1. How do managed care organizations provide comprehensive and quality care while keeping costs down? American health care should essentially be a nonprofit enterprise. However, the privatization of American health care holds that health care in general and hospitals in particular are increasingly operating on a for-profit basis. We will write a custom essay sample on Managed care or any similar topic only for you Order Now In fact, the for-profit hospital sector has accounted for a relatively constant share (about 15 percent) of hospital beds over the last twenty years (Morrisson, 1999). This is why recently the U.S. Congress tries to push more â€Å"consumer-directed† health plan options to avoid cash-strapped managed care organizations (MCOs) to boost their deductibles, raise premiums and even defy federal law by authorizing policy holders to buy prescription drugs from low-cost vendors in Canada (Smith, 23 September 2004). Managed care organizations (MCOs) often apply the traditional fee-for-service models, which do not provide adequate financial controls and utilization incentives for physicians and hospitals to contain the costs of providing healthcare. Under managed care, the needs of the patients are balanced with efforts to provide cost-effective care. Typically, MCOs enroll subscribers by promising to provide all necessary medical care in exchange for a fixed monthly premium. The MCO also contracts with hospitals, physicians, and other healthcare providers to dispense the necessary medical care to its enrollees at a discounted reimbursement rate. In exchange for accepting reduced fees, the caregivers gain access to the MCO’s enrolees (Kirby, Sebastian Hornberger, 1998). A problem with managed care is that employers who offer a health maintenance organization (HMO) to their employees often pay the premium as long as the HMO premium was not higher than the fee-for-service premium. This behavior by employers creates distorted incentives for the HMO in controlling its costs. Enthoven (1993) suggested that this incentive distortion can be corrected when employers design better alternatives for their employer contributions. The employer could contribute a fixed-dollar amount for health insurance with the employee paying the full difference between plans. The greater the portion of the marginal premium paid by the employees is, the stronger the incentive is to choose lower-cost plans. For example, if the employer pays 80 percent of the premium and the employee pays the remainder, then the employee pays only 20 percent of the difference between the low (let’s presume here) HMO premium and the higher fee-for-service premium. HMOs and other managed care arrangements are organized on a prepayment basis that appear in a wide variety of forms. An HMO could hire physicians on a salary, contract with a preexisting group practice of physicians, or contract with physicians who maintain a fee-for-service practice. According to Luft (1991), â€Å"Because specific social, legal, historical, political, and economic aspects of the medical care environment have shaped delivery systems such as the HMO, it is not reasonable to expect that the typical HMO could be transplanted intact to another country† (p. 173). The key to HMO cost savings is the organization’s wide range of medical services, both inpatient and outpatient. In this way, the HMO can receive the cost savings implied by reduced hospital use. This may be difficult to manage in systems where there are separate financing mechanisms for primary care physicians and inpatient care. As Luft (1991, p. 180) remarks. â€Å"If there were no way to shift funds from the ‘hospital side’ to the ‘physician side,’ it would be difficult to reward clinical decision makers for the development of more cost-effective practice styles.† 2. How can the trio of ambulatory care, mental health care and alternative theraies assist in the process of providing quality care at low cost? Ambulatory care-sensitive conditions reflect the quality and availability of primary care services, since they are readily treatable without the need for hospitalization. There are differences in the hospitalization rate for ambulatory care sensitive conditions. Shenkman et al. (2005) had indicated that specialty ambulatory care is important for many children with chronic conditions. However, access to such care may be constrained within managed care environments. The use of primary care providers (PCPs) as gatekeepers for managed care organizations (MCOs) is one commonly used strategy to control specialty care use. Studies of the impact of gatekeeping on children’s receipt of specialty care have resulted in mixed findings. Some studies found more specialty care use in gatekeeping MCOs, compared with non-gatekeeping MCOs. Other researchers found that the replacement of a gatekeeping system with an open-access model increased specialty visits among a group of children with chronic conditions. Although the focus on gatekeeping in general yields some important information, MCOs use many other strategies concomitantly with their PCP gatekeepers, such as capitated payments, financial incentives, and prior authorization procedures. The use of these concomitant strategies may meet the unique needs of children with chronic conditions, including their need for specialty physician care. On the other hand, managed care had been significant contributor on delivery systems for mental health services. Taylor et al. (2001) had indicated that direct and indirect persuasion to provide more cost-effective treatments has been one consequence. The cost-saving qualities and the effectiveness of group interventions have produced clear expectations for an increased use of therapy groups. In the research of Taylor et al. (2001), they compared perceptions and uses of group treatments on a national sample of managed care organizations and mental health providers. Implications of differences and similarities between directors of managed care organizations and treatment providers are examined and discussed across five response categories (familiarity/training perceived effectiveness, likelihood of reimbursement/referral, daily use and expectation for future use). Taylor et al (2001) favored the approach where MCOs calibrate treatment referral/reimbursement decisions. Recently published comparison outcome studies and meta-analyses can and should empirically guide the present treatment delivering systems. Lastly, many managed care organizations have already begun to integrate complementary and alternative medical therapies (CAM) with conventional medical providers. Medical practitioners are obligated to assess CAM therapy with patients. Alternative therapies require professionals to rethink staff competency, patient assessment, and patient-focused care. Medical leaders must understand CAM trends and therapies to better integrate these concepts into health care policy, standards of care, and ethical decisions (Parkman, 2001). Among ambulatory care and mental health care, alternative therapies, or CAM, offers the most favorable and cost-efficient strategy for MCOs. This is because the aging â€Å"baby boom† generation is beginning to experience chronic but non-life threatening conditions, such as joint pain, headaches and menopause-related complaints and they are willing to explore options other than prescription drugs. For health plans, the attraction of offering alternative care products lies in retaining and attracting new members, diversifying their services from competitors in a congested managed care market and in attempts to address current or proposed state mandates (West, 1997). In 1997 alone, expenses for professional services were $21.2 billion, a 45% increase over the earlier 1990 data. Expenses for professional services, herbals, vitamins, diet products, books, and classes totaled $27 billion. Five surveys conducted since 1990 have reported frequent use of CAM, ranging from 30% to 73% by patients suffering from conditions such as cardiovascular disease, cancer, arthritis, HIV and AIDS, multiple sclerosis, and chronic musculoskeletal pain. Futhermore, the demand for CAM by the general public is increasing, despite the fact that its use is largely paid by consumers without coverage by third-party payers. In 1997, Americans spent an estimated $13 billion for visits to CAM providers and an additional $2 billion for commercial diet supplements and over-the-counter megavitamins (Pelletier Astin, 2002). Managed care should not only focus on cost savings, but they should also look into diversifying their services. MCOs have generally contributed to the decline in the U.S. health cost growth rate. Their potential will continue to be limited to the extent that employers fail to offer true financial advantages to consumers who choose the low-cost health plans. Thus, more reforms in the policies should be reviewed and revised so that more people could benefit from the quality health care everyone deserves. References Enthoven, A.C. (1993). The History and Principles of Managed Competition. Health Affairs, supplement, 24-48. Kirby, E.G., Sebastian, J.G. and Hornberger, K.D. (1998, Jan/Feb). The Effect of Normative Social forces on Managed Care Organizations: Implications for Strategic management/Practitioner Response. Journal of Healthcare Management. 43(1):81-106. Luft, H. (1991). Translating the U.S. HMO Experience to Other Health System. Health Affairs 10:172-186. Morrison, I. (1999). Health Care in the New Millennium. NY: John Wiley Sons, Inc. Parkman, C. (2001, February). Alternative Therapies Are Here to Stay. Nursing Management, 32(2): 36-40. Pelletier, K.R. and Astin, J.A. (2002, Jan/Feb). Integration and Reimbursement of Complementary and Alternative Medicine by Managed Care and Insurance Providers: 2000 Update and Cohort Analysis. Alternative Therapies in Health and Medicine, 8(1): 38-44. Shenkman, E., Tian, L. and Schatz, D. (2005, June). Managed Care Organization Characteristics and Outpatient Specialty Care Use Among Children With Chronic Illness. Pediatrics, 115(6): 1547-1555. Smith, C. (2004, Spetember 23). Senate Panel Examines Health Care Choices, Insurance Costs. Knight Ridder Tribune. Taylor, N.T., Burlingame, G.M., Kristensen, K.B., Fuhriman, A. et al. (2001, April). A Survey of Mental Health Care Provider’s and Managed Care Organization Attitudes Toward, Familiarity With, and Use of Group Interventions. International Journal of Group Psychotherapy, 51(2): 243-264. West, D. (1997, November 10). MCOs Integrating Alternative Care. National Underwriter, How to cite Managed care, Essay examples Managed Care Free Essays The article seeks to identify the problems that face managed care organization (MCOs) in contemporary competitive environment which include broad public opinion, competitive realities, need for cost reduction. The article also notes that there has been an increase in health care cost despite the establishment of the managed health care systems implemented through the managed care organizations. Increase in cost remains to be a major concern for patients/consumers. We will write a custom essay sample on Managed Care or any similar topic only for you Order Now Due to this, patients are ready to switch from one plan to another in which cost difference in premium is as little as $15. 0 per month. The article also claims that there has been concern from the society as far as quality of managed healthcare service is concerned. Such concerns encompass: accessibility, and the verification of what is ‘medically necessary’ including the diagnosis tests and referrals. Other concern is freedom of choice. Additionally, perceived quality which is increasingly valued by contemporary patients/consumers has been lacking in the managed care organizations. (Entrepreneur 1998). Strategies or techniques are used to solve the problem or address the issue. This article proposes application of institutional theory to MCOs performance as well as strategic planning. Over emphasizing of institutional theory at the expense of strategic planning will not help the managed care organization to survive in the contemporary competitive environment. The article proposes a strategy that will respond and conform to the needs of the patients and the society at large. Being cost efficient and conforming with socially accepted norms will lead to superior performing of MCOs. Thus, a strategy that encompasses technical requirements as well as conforming to needs of the patients/consumers is very critical for success of any MCO. Only emphasizing or dealing with cost issue is not a strategy for long-term MCO superior performance and success. The article also proposes that all MCOs must demonstrate what contemporary consumers/patients and society expects. These expectations include accessibility, freedom of choice, and perceived quality i. e. always provide value for all patients. ( Entrepreneur1998). My conclusions and recommendations It is clear that the establishment of managed care and the managed care organizations have not been a panacea to all problems facing patients/consumers. Instead, what the patients would like to have is more accessibility to health care services, freedom of choice, better services emphasizing on perfect diagnosis tests, reduction in cost of this services as well as flexibility of managed care systems. This is yet to become a reality. To ensure this, responding to consumers/patients needs will be of great importance. This should include training the health care workers on the best way to serve the patients better, and carrying out perfect diagnosis tests before treating the patients. Increase in number of medical practitioners in MCOs so as to ensure accessibility of these services should also be considered. The managed care plans should also employ modern technology that will improve the quality of health care services. This should encompass better disease diagnosing equipments, and establishing better information systems. Reduction of cost is also very imperative. All inefficiencies and wastage should be checked through a well planned compliance system that should work closely with the human resource department. (Harris, J. S. 1994; Morton-Cooper Bamford 1997; Alexander Amburgey. 1987) Contribution of the article to helping practicing healthcare managers This article is of great help to many practicing healthcare managers. First, it point out the importance of being market oriented i. e. responding to the needs of the patients/consumers and society at large. Factors that determine patients choice of particular health care provider i. e. accessibility of the service, cost of the service, perceived quality such perfect diagnosis test for appropriate medication and so on are also enlisted. The article also emphasis on need of employing a strategy that ensures adherence to technical requirements, cost reduction, high quality, and also freedom of choice to the patients/consumers. Such insight is of great importance to any practicing health care manager who wants to succeed in this career. How to cite Managed Care, Papers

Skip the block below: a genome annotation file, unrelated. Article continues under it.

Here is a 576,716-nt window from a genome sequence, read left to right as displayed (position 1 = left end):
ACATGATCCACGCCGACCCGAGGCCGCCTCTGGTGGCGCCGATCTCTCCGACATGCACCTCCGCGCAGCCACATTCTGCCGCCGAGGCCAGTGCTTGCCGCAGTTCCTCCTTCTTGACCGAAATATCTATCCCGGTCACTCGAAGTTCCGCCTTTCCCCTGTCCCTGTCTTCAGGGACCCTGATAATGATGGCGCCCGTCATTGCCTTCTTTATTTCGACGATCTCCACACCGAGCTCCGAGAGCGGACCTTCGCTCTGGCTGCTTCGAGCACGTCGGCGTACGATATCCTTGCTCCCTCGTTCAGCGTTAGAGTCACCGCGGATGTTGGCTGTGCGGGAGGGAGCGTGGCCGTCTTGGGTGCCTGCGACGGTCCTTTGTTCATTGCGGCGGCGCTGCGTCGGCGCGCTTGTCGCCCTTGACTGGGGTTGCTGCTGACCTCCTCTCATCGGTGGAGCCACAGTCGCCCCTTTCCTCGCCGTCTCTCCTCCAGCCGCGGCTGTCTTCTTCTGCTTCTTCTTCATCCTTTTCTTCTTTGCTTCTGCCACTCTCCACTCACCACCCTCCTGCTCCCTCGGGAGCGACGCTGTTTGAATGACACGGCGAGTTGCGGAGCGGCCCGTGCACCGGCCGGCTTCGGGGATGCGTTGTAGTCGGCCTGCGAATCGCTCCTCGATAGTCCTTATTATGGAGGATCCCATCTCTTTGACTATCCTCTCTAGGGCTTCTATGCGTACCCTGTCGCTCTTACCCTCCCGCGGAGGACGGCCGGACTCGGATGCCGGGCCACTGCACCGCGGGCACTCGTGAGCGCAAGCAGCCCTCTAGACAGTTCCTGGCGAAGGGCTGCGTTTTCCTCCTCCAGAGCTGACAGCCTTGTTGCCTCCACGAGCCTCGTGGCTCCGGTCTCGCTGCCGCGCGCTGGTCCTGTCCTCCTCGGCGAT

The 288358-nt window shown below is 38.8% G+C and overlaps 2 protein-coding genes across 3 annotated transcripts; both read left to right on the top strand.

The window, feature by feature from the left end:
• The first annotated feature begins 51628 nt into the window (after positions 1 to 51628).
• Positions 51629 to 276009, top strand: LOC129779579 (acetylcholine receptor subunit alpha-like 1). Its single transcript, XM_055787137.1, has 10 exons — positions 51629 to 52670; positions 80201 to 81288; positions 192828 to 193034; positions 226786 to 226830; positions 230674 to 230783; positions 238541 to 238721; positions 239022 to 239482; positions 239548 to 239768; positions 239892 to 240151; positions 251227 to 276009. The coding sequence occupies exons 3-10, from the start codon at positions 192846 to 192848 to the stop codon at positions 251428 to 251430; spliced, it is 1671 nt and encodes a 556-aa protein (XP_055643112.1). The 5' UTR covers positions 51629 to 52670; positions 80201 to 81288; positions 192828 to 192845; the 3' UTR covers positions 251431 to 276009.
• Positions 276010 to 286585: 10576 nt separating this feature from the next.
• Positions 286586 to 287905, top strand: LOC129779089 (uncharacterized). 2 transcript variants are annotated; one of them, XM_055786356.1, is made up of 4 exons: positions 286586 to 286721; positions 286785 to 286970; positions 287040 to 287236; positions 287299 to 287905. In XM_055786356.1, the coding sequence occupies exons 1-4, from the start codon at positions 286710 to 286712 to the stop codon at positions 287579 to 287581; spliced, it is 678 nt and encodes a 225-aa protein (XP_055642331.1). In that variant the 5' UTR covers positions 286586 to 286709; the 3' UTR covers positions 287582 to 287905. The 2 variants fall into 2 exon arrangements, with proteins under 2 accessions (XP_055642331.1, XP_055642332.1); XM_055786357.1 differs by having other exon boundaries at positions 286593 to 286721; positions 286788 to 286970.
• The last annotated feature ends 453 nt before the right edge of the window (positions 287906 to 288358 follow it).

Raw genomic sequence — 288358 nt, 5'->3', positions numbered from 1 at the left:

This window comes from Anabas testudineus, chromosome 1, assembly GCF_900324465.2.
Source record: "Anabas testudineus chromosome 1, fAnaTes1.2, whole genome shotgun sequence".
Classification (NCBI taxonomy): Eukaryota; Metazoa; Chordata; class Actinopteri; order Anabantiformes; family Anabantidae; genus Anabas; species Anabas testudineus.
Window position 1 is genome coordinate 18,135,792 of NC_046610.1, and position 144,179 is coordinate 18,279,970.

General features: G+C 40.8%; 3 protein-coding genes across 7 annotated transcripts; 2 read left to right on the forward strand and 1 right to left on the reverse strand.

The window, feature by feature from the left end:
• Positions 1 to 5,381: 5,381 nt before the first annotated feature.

Saturday, April 25, 2020